Rebuilding in Haiti: An uneven record of success – Standard-Times

The family of four lived in a mud hut for 25 years. When it rained, water would come pouring through a hole in the dwelling.
“They tried to plug the hole with a large rock, but the water kept coming in,” said Richard Green, who was among the first persons to join Ezra Vision Ministries.
With the help of public donations Ezra Vision was able to build the family a sturdy new home made of concrete and wood in Chambrum, another refugee community near Onaville. Fortunately, the family owned a ¼-acre of land where the house could be built.
Construction of the house took two years because Ezra Vision officials had to navigate the politics and bureaucracy of the Haitian government. They also had to negotiate with local businesses to purchase the supplies need to build the new house, which includes indoor plumbing, a luxury in impoverished areas of the country.
“It takes a while to build anything in Haiti, depending on who you know and how willing they are to work with you,” Green said.
It was in impoverished communities like Chambrum and the capital city, Port Au Prince, that the 2010 earthquake did its greatest damage. The poor in Haiti cannot afford building materials that would make sturdy homes, said Ronnie Hawkins, director of Ezra Vision ministries.
There have been several efforts to provide Haitians new homes, Hawkins said, and although many of those efforts might have been well-intended, they were not very well thought out.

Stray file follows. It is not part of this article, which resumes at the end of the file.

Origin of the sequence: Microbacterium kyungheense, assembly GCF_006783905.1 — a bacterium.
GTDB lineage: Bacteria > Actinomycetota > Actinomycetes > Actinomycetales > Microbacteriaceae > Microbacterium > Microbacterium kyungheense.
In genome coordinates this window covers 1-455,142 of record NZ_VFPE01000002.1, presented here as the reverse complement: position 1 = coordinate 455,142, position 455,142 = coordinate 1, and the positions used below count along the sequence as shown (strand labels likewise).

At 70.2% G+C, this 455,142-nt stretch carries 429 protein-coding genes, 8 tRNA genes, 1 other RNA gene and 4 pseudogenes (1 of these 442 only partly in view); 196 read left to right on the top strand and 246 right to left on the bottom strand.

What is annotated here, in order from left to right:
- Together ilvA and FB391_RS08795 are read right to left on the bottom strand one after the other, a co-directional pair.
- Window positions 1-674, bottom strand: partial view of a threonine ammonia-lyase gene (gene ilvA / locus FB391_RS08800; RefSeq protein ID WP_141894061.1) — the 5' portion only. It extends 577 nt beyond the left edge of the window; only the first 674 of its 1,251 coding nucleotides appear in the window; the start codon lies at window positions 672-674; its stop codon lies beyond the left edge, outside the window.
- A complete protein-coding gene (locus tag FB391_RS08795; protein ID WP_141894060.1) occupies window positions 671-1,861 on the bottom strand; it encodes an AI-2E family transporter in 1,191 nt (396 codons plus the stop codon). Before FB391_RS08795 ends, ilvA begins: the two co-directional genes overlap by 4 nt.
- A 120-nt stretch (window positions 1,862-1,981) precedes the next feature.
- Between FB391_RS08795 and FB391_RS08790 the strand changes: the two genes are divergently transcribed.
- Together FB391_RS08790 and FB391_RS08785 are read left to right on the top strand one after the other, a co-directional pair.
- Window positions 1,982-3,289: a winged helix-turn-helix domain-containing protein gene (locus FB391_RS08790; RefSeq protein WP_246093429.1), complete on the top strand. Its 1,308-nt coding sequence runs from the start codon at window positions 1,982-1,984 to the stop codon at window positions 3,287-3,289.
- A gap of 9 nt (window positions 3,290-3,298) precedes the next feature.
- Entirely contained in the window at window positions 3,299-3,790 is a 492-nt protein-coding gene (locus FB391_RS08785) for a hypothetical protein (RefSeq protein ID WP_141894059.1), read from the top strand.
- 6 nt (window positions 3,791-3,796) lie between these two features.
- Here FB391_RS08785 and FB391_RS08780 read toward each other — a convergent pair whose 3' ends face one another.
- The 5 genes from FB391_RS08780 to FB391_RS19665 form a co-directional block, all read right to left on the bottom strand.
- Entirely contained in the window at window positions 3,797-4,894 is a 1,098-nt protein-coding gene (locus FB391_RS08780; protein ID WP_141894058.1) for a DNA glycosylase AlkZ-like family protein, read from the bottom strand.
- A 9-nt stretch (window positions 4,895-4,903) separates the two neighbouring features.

For example, after the earthquake, the U.S. government sent tents for people to live in, Hawkins said. It also sent wood burning stoves, but most Haitians were not familiar with their operation. Thousands of Haitians were killed or severely injured because they used the stoves inside the tents, which quickly ignited.
Other organizations tried to build quick and inexpensive houses but the cheap materials did not stand up to the intense heat and blowing sands in Haiti and have started crumbling after only a few years.
The government and other entrepreneurs have invested hundreds of thousands of dollars building brightly colored apartment complexes, which sit mostly empty because the poorest Haitians cannot afford to rent them.


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